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Does it Pay to be a General Practitioner in France

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  • Brigitte Dormont
  • Anne-Laure Samson

Abstract

The aim of this paper is to determine if the profession of GP is financially attractive in France. Using longitudinal data, we created two samples of 1,389 self-employed GPs and 4,825 salaried executives observed from 1980 to 2004. These two professions require high qualification levels, but the studies to become a GP are longer. To measure if GPs get returns that compensate for their investment in education, we analyze GPs.and executives.career profiles and construct a measure of individual wealth that takes into account all earnings from the age of 24, including years with no or low income for GPs before they set up their practice. Econometric analysis shows that after an initial period of patient recruitment, physicians experience a fatter career profile than executives. We also find that GP incomes for recent cohorts are favored by the low numerus clausus applied when they were in medical school. Stochastic dominance analysis shows that, for men, wealth distributions do not differ significantly between GPs and executives, but, for women, GP wealth distribution dominates executive wealth distribution at the first order. Hence, the relative return on medical studies is higher for women. While for men there is no monetary advantage or disadvantage in being a GP, for women, it is more profitable to be a GP than an executive. This can explain the large proportion of female GPs and the strong increase in the share of women among medical students.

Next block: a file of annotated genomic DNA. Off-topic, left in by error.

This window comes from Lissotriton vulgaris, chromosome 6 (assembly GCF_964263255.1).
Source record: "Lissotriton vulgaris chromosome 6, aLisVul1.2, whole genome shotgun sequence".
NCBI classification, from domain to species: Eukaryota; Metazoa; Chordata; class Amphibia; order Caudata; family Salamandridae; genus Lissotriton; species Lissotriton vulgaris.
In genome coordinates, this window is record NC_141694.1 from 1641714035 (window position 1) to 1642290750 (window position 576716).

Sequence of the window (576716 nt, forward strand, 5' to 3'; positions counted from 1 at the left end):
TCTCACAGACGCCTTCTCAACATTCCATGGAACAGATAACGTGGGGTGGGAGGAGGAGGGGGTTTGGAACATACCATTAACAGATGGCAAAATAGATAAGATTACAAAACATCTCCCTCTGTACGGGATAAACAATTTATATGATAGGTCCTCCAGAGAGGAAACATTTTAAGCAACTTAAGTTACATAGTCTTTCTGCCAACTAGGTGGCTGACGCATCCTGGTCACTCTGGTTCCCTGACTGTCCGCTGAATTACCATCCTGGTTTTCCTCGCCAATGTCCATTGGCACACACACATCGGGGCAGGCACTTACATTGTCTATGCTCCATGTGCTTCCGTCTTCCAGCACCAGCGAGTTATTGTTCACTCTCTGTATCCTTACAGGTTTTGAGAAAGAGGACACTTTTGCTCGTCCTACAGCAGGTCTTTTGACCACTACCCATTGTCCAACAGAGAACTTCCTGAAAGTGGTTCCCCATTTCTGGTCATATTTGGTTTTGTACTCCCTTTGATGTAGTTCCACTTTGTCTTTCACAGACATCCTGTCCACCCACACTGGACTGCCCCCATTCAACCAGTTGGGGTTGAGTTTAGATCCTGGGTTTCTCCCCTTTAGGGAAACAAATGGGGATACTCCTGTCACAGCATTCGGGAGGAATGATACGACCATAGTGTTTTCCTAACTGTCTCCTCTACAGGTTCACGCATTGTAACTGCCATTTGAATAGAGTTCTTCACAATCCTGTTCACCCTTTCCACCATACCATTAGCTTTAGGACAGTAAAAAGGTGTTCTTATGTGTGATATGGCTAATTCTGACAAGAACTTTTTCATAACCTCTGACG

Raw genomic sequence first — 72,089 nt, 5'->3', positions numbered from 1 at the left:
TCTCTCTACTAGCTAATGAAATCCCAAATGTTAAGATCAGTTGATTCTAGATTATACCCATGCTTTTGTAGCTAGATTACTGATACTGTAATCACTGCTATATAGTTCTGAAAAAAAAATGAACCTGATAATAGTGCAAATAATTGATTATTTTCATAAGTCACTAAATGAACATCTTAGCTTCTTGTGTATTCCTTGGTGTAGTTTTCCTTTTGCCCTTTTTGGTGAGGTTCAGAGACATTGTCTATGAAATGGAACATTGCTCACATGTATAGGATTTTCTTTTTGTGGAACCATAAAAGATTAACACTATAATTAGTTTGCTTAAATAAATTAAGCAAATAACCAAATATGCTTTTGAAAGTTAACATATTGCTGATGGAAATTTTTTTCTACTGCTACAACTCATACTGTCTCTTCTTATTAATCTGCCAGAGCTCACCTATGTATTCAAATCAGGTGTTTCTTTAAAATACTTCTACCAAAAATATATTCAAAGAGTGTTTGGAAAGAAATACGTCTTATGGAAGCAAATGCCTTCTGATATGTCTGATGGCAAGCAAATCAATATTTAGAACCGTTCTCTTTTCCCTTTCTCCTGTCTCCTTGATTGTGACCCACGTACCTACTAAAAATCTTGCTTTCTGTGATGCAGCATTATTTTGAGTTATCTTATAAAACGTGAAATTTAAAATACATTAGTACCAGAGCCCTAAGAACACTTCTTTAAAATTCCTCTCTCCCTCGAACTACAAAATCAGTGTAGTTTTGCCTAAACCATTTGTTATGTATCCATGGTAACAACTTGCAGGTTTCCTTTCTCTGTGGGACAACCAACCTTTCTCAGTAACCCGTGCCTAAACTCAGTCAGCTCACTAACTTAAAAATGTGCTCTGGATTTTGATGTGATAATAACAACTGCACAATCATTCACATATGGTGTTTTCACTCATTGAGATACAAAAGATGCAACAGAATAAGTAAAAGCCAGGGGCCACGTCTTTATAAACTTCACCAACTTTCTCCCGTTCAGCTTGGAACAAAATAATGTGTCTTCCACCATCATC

Suggested Citation

  • Brigitte Dormont & Anne-Laure Samson, 2015. "Does it Pay to be a General Practitioner in France," Annals of Economics and Statistics, GENES, issue 119-120, pages 149-178.
  • Handle: RePEc:adr:anecst:y:2015:i:119-120:p:149-178
    DOI: 10.15609/annaeconstat2009.119-120.149
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